In a recent speech at a property developer forum, Jason Falinski, a Sydney Liberal Party MP and chair of the Standing Committee on Tax and Revenue’s Inquiry into housing affordability and supply in Australia, commented that “Since World War Two, housing commission has had a lot of negative impact on vulnerable communities and I query whether building it actually helps people in challenged communities.”
His comment and use of the pejorative term, “housing commission”, was heavily criticised by peak bodies. Homelessness Australia, the Community Housing Industry Association and National Shelter released a statement objecting “in the strongest terms to Mr Falinski’s misrepresentation of the sector and disregard for the important contribution that affordable housing makes to the wellbeing of Australians in housing need”.
Judging by the federal government’s abysmal lack of support for social housing since regaining power in 2013, it would appear that Mr Falinski’s views are generally shared by his colleagues. Unfortunately, this perspective translates into a desperately poor performance nationally with respect to expanding the number of social housing dwellings.
A recent report by the Australian Institute of Health and Welfare (AIHW) tracks the number of social housing dwellings built over the last decade. It paints a dismal picture. During Labor’s last tenure in office (2007-2013) there was some growth in the number of social housing dwellings. In 2008 there were 378,554 social housing dwellings.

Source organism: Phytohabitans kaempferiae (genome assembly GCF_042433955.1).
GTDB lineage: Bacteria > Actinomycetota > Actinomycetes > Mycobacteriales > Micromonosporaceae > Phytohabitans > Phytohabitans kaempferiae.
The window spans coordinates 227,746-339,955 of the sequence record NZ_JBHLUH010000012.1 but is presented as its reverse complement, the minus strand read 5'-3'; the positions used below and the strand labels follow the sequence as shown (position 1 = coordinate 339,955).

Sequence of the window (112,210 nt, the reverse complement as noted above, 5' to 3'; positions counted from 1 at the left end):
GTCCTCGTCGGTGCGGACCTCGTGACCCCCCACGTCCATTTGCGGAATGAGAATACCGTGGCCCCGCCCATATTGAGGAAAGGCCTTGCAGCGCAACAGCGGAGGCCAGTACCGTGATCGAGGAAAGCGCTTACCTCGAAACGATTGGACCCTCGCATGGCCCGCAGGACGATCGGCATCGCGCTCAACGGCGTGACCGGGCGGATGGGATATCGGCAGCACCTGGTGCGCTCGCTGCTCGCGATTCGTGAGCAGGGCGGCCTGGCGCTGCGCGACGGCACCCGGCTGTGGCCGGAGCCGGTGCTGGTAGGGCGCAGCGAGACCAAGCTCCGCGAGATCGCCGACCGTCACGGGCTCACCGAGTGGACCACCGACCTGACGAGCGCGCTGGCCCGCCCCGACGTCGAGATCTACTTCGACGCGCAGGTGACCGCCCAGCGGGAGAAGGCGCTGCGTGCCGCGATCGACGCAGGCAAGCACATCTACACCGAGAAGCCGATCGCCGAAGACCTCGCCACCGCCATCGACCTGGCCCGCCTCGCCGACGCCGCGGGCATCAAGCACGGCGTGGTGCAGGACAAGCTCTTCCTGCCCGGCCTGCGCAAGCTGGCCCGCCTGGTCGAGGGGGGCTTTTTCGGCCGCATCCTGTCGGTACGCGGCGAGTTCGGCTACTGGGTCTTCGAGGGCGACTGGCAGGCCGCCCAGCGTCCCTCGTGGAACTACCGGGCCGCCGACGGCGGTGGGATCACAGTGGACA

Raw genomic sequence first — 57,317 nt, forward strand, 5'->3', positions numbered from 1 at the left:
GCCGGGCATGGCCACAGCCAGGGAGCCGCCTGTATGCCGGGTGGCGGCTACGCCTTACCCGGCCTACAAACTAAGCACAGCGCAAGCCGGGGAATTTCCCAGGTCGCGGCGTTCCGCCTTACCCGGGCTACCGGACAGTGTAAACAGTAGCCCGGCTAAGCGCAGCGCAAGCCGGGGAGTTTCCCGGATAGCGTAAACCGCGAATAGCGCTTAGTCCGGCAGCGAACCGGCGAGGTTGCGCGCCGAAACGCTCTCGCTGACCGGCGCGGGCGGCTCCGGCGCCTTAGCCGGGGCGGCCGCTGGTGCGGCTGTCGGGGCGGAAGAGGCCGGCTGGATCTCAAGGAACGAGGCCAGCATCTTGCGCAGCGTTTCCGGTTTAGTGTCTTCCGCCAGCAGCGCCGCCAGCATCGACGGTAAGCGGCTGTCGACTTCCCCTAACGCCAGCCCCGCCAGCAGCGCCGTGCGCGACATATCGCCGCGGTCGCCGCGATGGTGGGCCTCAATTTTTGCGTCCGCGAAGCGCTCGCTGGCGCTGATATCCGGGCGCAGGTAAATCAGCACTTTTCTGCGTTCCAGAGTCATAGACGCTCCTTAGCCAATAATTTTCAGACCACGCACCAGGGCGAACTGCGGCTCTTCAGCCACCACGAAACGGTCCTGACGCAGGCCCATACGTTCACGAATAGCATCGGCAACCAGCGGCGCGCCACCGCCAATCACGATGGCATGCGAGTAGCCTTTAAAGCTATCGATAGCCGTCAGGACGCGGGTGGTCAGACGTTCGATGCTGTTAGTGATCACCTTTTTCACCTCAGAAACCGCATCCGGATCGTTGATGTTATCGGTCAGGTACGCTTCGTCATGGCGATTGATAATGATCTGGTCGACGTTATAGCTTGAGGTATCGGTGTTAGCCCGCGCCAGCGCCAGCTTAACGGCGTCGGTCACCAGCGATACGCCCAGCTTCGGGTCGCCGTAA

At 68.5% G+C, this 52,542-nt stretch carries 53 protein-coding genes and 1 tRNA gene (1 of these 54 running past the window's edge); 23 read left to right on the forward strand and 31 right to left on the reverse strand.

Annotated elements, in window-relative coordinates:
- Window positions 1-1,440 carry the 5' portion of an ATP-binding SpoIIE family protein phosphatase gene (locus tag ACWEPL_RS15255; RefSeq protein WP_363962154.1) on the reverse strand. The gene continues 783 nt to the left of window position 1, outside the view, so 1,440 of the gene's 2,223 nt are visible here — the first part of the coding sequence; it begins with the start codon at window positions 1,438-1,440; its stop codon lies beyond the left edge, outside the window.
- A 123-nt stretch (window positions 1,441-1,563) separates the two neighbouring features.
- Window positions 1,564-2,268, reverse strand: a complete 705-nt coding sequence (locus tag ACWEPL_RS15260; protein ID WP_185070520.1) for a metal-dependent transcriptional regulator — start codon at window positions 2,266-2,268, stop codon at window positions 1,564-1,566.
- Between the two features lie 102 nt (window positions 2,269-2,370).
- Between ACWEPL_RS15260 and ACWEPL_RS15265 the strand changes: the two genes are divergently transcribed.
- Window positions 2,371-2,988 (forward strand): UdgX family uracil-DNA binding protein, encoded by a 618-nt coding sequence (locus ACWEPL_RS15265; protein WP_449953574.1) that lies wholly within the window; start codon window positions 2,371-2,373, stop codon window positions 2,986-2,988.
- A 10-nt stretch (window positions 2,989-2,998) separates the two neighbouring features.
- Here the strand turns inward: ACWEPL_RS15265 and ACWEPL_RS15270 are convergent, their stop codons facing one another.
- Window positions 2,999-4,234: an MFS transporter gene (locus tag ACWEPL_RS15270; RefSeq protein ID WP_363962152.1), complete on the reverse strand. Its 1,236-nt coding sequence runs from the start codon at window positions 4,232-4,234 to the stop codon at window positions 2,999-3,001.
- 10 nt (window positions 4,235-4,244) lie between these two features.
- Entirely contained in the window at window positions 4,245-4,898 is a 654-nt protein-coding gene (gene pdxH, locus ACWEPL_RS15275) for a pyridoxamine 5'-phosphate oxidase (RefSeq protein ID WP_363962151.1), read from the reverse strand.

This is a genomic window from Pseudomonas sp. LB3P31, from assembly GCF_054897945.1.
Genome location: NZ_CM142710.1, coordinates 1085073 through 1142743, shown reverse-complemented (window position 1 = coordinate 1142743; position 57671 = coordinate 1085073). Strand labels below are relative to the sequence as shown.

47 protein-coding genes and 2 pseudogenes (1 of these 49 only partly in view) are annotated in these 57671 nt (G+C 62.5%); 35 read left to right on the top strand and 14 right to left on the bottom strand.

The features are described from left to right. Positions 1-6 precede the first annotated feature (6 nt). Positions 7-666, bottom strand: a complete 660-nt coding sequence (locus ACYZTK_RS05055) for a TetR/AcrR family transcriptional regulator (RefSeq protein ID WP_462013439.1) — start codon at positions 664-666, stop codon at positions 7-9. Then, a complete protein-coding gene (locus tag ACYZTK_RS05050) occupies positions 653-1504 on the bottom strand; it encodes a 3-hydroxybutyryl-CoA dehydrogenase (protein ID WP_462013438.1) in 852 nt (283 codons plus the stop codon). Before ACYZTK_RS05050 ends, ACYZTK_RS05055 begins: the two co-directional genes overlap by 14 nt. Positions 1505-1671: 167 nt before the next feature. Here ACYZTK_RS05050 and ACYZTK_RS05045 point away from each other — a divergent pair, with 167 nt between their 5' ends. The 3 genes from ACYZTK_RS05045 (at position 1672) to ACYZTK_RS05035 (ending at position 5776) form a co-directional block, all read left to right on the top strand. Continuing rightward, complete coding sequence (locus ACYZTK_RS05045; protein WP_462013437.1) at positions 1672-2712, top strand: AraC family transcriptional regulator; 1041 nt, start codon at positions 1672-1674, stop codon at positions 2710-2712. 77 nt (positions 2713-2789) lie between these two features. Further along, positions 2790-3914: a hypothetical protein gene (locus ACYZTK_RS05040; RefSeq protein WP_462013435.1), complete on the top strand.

When Labor left office in 2013, there were 408,676 social housing dwellings; an increase of just over 30,000. This came after social housing was dramatically neglected during the Howard era (1996 to 2007), declining from 6.1 per cent of the housing stock in 1995-96 to 4.7 per cent in 2005-06.
The increase during Labor’s tenure was primarily due to social housing being used as a stimulus to counter the impact of the global financial crisis.
The Commonwealth government provided $5.638 billion to build new social housing and another $400 million was allocated for repairs and maintenance of existing social housing.
Over the next three years about 19,700 new social housing homes were constructed and around 12,000 homes that were in extremely poor condition were redeemed. The amount allocated for social housing was the largest commitment by the federal government to counter the economic impacts of the GFC.
In 2020, there were 416,190 social housing dwellings. Thus, in this seven year period of the Coalition being in government federally, the number of social housing dwellings increased by a negligible 7515 dwellings or 1100 dwellings annually.
Besides the comments of Mr Falinski, when Commonwealth housing expenditure is examined, it is evident that there is minimal support for social rental despite its potentially enormously positive impacts on households accessing it.
The large part of the government’s expenditure on housing for low income households is taken up by Commonwealth Rent Assistance for renters in the private rental sector. In the 2021-22 budget $5.3 billion was allocated for rent assistance – more than three times the amount allocated to support state/territory social housing and homelessness services – just $1.6 billion.